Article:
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By Jeffrey Chen
On July 7th, nearly everybody in the East African nation Tanzania took a day off work to celebrate Saba Saba (“seven seven” in Swahili). Sixty years ago on this day, a young high school teacher named Julius Nyerere founded the Taganyika African National Union (TANU). Prior to this event, most of East Africa had been divvied up into colonies and slave waypoints controlled by various European and Middle Eastern powers. TANU became the main political party in the struggle for Taganyika’s independence. Seven years later, Taganyika gained its independence from the UK and later joined Zanzibar to form the modern nation of Tanzania.
Fast forward to 2014 in Dar es Salaam. In this bustling port city, tin-roofed shacks line the cracked roads on which crowded, hot minibuses shuttle passengers from stop to stop. Barefooted hawkers amble around traffic lights waiting for stopped vehicles, offering Coca-Cola, peanuts, tissues, headphones, SIM cards, plastic trinkets, soccer balls and hats. An estimated 70% of people here live in slums, many without running water or electricity. Sewage and waste fester along overflowing gutters in many of these areas, while mansions sit on top of nearby cliffs overlooking the glimmering turquoise waters of the Indian Ocean.
Serving the four million residents of Dar is Muhimbili National Hospital, a large complex of medical buildings with an affiliated medical, nursing, pharmacy, and dental school. Here, various departments reside in different buildings: orthopedics in one, followed by cardiology next door, which leads to pediatrics. Much like UCSF, Muhimbili is a tertiary referral center, where all hospitals in the country send their most complex, sick patients for care.
Until recently, however, patients with emergency conditions had no central place to go. If a street hawker were to be hit by a truck in the middle of the night, she might be seen at a hospital where the only doctor on staff has zero experience with trauma. If a child were to get seriously burned (a sadly common occurrence, as many families are unable to afford proper stoves and end up cooking on the floor), he might see a doctor who has never learned to estimate body surface area and calculate the corresponding rate of fluid resuscitation.
Today, an emergency medicine department (EMD)—the first and only in all of Tanzania—sits just beyond the entrance gates to the hospital. Opened in 2010 in a partnership between Muhimbili National Hospital, Tanzania’s Ministry of Health and Social Welfare, and the Abbott Fund (the foundation of the healthcare company Abbott), the EMD has doctors and nurses ready to see any patient who arrives at the doors. In one room, a man lies stoically silent, having escaped his car crash with “just” a broken arm, dislocated shoulder, and a large gash over his eye; in the next room, an almost-mother wails as she discovers that her baby has died in her womb; in another, a man with uncontrolled diabetes hyperventilates to blow off the acid in his blood; and in the following room, a feverish infant writhes as nurses place an IV, while a badly burned toddler watches quietly from the next bed.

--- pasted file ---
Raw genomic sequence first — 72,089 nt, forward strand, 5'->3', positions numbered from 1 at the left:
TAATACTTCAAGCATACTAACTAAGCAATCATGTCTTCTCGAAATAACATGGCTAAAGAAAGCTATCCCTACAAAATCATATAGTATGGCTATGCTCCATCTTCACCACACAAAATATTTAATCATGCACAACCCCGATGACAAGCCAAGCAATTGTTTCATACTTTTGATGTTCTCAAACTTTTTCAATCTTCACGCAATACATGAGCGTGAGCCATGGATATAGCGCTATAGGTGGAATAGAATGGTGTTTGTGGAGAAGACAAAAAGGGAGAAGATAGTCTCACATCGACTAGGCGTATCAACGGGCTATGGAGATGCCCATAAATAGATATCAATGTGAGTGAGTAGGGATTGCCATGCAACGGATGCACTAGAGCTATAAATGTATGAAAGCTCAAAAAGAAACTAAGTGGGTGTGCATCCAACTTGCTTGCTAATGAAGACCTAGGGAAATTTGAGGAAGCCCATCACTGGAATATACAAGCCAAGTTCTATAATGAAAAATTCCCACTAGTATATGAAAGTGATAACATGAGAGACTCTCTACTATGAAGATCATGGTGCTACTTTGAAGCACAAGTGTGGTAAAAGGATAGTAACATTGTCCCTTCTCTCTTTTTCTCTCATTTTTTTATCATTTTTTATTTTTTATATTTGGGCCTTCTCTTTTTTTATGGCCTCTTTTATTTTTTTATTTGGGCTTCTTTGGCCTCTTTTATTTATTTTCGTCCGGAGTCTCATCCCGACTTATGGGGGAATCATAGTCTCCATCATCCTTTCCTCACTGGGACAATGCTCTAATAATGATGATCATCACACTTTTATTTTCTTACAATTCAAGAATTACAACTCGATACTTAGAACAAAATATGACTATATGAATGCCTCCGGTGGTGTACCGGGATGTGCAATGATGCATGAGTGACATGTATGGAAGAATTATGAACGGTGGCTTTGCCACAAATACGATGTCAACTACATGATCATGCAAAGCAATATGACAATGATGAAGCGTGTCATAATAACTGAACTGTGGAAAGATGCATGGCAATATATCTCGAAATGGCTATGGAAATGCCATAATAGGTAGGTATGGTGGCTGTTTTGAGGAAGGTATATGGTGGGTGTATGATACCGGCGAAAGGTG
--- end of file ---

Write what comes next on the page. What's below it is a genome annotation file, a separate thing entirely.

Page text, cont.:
Soon after the opening of the EMD, the Abbott Fund engaged UCSF to direct a five-university consortium to support training at the site. Since 2010, UCSF emergency physician Teri Reynolds, MD, MS, PhD, has split her time between UCSF and Tanzania, serving as the Muhimbili residency program director. Initially, the EMD was supervised year-round by at least two foreign board-certified emergency physicians. Now, the department has six local EM specialists, and six more completed their residency training just this month.
The ultimate goal of building a residency program from the ground up is to create a sustainable emergency medicine program in which Tanzanian doctors and nurses will be training fellow Tanzanians. To help develop the department, the consortium of American and South African universities frequently send nurses, residents, and faculty to mentor the dedicated providers at Muhimbili’s EMD. The program is thriving and will transition fully to local leadership in January 2015.
With support from the Dean’s Summer Research Fellowship and the mentorship of Dr. Reynolds, I have the privilege of spending my summer working in Dar, collaborating with the doctors at the EMD on an ultrasound research project. I’ve met some incredible people here. There are the charge nurses who work furiously to keep the department in order. There is the resident from the war-torn Democratic Republic of the Congo who hopes to go back in two years as the first native residency-trained emergency physician in his home country. There are the residents, nurses, and faculty who spend months away from home in the US to mentor the providers here. And of course, there are the patients who, despite their severe illnesses and injuries, manage to remain stoic and grateful in the face of so much pain.
So, this Saba Saba, there is one hospital in the country of Tanzania that remains open during the national holiday. Tonight, if a mother’s baby starts seizing, she will have a place to bring her child. Tomorrow, if a man suffers a stroke, he will have a place to find initial care.
This is only the beginning.